This is a guest post from Gabrielle Blackburn of the Scottish Feminist Judgements Podcast.
The first episode of the Scottish Feminist Judgments Podcast launched on Thursday 20th of August, and new episodes come out every other Thursday, available on all the usual podcast streaming platforms.
The podcast is based on the legal research project of the same name and is directed at lay-people, as an accessible way to engage with law and think about its opportunities and limitations from a feminist perspective.
While the content of the podcast focuses on the Scottish legal system, the ideas and challenges discussed are widely applicable to all legal systems, as well as all endeavours that pertain to social justice and equity.
At its core, the podcast is an exploration of how supposedly neutral and unbiased systems – like the Scottish legal system – can in fact be profoundly rooted in and perpetuating oppressive norms (in this case, patriarchal norms).
By exploring this system through a feminist lens, we unveil different ways in which we can shake this patriarchal standpoint and move towards a system that is more equitable and just.
The injustices presented in these stories feels familiar. So does the frustration at the glaring unfairness that had to be explained and reasoned at great length before being heard. The poise and professionalism with which the feminist judges dismantle the notion of neutrality feels like a beautiful demonstration of what a feminist analysis is capable of. It illustrates an alternative – one where women’s lived experience is taken into account.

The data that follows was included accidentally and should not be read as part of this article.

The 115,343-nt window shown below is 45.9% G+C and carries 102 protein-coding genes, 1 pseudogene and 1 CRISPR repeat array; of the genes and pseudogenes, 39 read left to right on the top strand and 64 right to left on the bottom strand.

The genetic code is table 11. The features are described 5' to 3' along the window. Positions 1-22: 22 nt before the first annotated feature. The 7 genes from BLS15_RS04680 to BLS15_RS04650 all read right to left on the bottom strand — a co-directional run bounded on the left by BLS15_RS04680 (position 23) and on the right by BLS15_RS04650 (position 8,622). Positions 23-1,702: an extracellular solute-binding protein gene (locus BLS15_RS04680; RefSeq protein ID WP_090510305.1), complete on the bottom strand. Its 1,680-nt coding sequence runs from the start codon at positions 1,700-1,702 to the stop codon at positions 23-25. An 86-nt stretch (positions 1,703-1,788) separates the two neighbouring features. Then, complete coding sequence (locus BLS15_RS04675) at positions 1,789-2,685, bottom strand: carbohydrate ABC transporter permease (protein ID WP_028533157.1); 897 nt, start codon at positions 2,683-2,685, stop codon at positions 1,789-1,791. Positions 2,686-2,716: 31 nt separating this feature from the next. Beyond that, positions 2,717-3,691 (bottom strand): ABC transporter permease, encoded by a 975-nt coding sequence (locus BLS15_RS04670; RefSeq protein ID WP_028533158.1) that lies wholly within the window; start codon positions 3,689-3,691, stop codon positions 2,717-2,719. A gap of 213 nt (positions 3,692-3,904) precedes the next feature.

The podcast delves into 3 of the feminist judgements from the book, to explore different facets of the issue:
- Episode 1 covers the impact of history and cultural legacies on our present-day legal system, through a case involving femicide.
- Episode 2 discusses the impact of silencing women’s stories and lived experiences in court. This is discussed through a case involving domestic abuse.
- Episode 3 touches on how, even when law has the potential to be egalitarian, the way it is applied can hinder that potential. Here, we look at a financial provision on divorce case, and focus on the valuation of unpaid work.
Stay up to date
Episode 1 launched on 20th August, Episode 2 launched on 3rd September, and Episode 3 will be released on Thursday 17th September. Find them here.
How the Feminist Judgements Projects work
Feminist Judgements Projects originated in Canada, and iterations have been done around the world. The idea is to get legal practitioners and academics to re-write old legal judgements from a feminist perspective.
The only rule is: in your re-writing, you can only use tools that would have been at your disposal at the time of the original judgement. This means you could only use laws, evidence, and social understandings of the world that could have been accessed by the original judge and jury.
After that, all they had to do was to re-visit these cases through a feminist lens and see where this would take them.
Sometimes, it led them to re-write the judgement’s reasoning and arguments. Sometimes, this also led them to a completely different verdict. Every time, though, it shone a light on how legal systems, far from being neutral, are deeply rooted in patriarchal norms.